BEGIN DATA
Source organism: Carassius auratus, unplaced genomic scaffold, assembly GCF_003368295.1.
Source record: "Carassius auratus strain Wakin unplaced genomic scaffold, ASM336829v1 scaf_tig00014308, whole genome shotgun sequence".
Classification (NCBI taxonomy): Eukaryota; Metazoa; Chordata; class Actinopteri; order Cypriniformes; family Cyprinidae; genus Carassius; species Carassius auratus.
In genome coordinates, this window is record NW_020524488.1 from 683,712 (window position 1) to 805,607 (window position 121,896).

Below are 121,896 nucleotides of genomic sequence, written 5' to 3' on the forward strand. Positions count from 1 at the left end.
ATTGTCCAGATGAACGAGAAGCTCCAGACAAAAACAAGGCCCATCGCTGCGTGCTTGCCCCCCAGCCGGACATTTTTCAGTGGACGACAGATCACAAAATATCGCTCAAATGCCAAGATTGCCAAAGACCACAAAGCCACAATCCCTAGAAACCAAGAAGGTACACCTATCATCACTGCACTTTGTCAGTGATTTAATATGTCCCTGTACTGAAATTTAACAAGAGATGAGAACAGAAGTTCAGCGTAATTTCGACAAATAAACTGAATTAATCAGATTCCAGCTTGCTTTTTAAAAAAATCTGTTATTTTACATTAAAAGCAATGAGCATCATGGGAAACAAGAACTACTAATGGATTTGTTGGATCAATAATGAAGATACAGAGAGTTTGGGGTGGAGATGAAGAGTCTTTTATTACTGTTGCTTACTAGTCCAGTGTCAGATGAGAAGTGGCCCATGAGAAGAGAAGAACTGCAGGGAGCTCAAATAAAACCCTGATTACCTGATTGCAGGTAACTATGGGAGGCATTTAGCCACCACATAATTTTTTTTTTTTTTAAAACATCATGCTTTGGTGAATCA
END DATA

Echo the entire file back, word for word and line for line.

Source organism: Carassius auratus, unplaced genomic scaffold, assembly GCF_003368295.1.
Source record: "Carassius auratus strain Wakin unplaced genomic scaffold, ASM336829v1 scaf_tig00014308, whole genome shotgun sequence".
Classification (NCBI taxonomy): Eukaryota; Metazoa; Chordata; class Actinopteri; order Cypriniformes; family Cyprinidae; genus Carassius; species Carassius auratus.
In genome coordinates, this window is record NW_020524488.1 from 683,712 (window position 1) to 805,607 (window position 121,896).

Below are 121,896 nucleotides of genomic sequence, written 5' to 3' on the forward strand. Positions count from 1 at the left end.
ATTGTCCAGATGAACGAGAAGCTCCAGACAAAAACAAGGCCCATCGCTGCGTGCTTGCCCCCCAGCCGGACATTTTTCAGTGGACGACAGATCACAAAATATCGCTCAAATGCCAAGATTGCCAAAGACCACAAAGCCACAATCCCTAGAAACCAAGAAGGTACACCTATCATCACTGCACTTTGTCAGTGATTTAATATGTCCCTGTACTGAAATTTAACAAGAGATGAGAACAGAAGTTCAGCGTAATTTCGACAAATAAACTGAATTAATCAGATTCCAGCTTGCTTTTTAAAAAAATCTGTTATTTTACATTAAAAGCAATGAGCATCATGGGAAACAAGAACTACTAATGGATTTGTTGGATCAATAATGAAGATACAGAGAGTTTGGGGTGGAGATGAAGAGTCTTTTATTACTGTTGCTTACTAGTCCAGTGTCAGATGAGAAGTGGCCCATGAGAAGAGAAGAACTGCAGGGAGCTCAAATAAAACCCTGATTACCTGATTGCAGGTAACTATGGGAGGCATTTAGCCACCACATAATTTTTTTTTTTTTTAAAACATCATGCTTTGGTGAATCA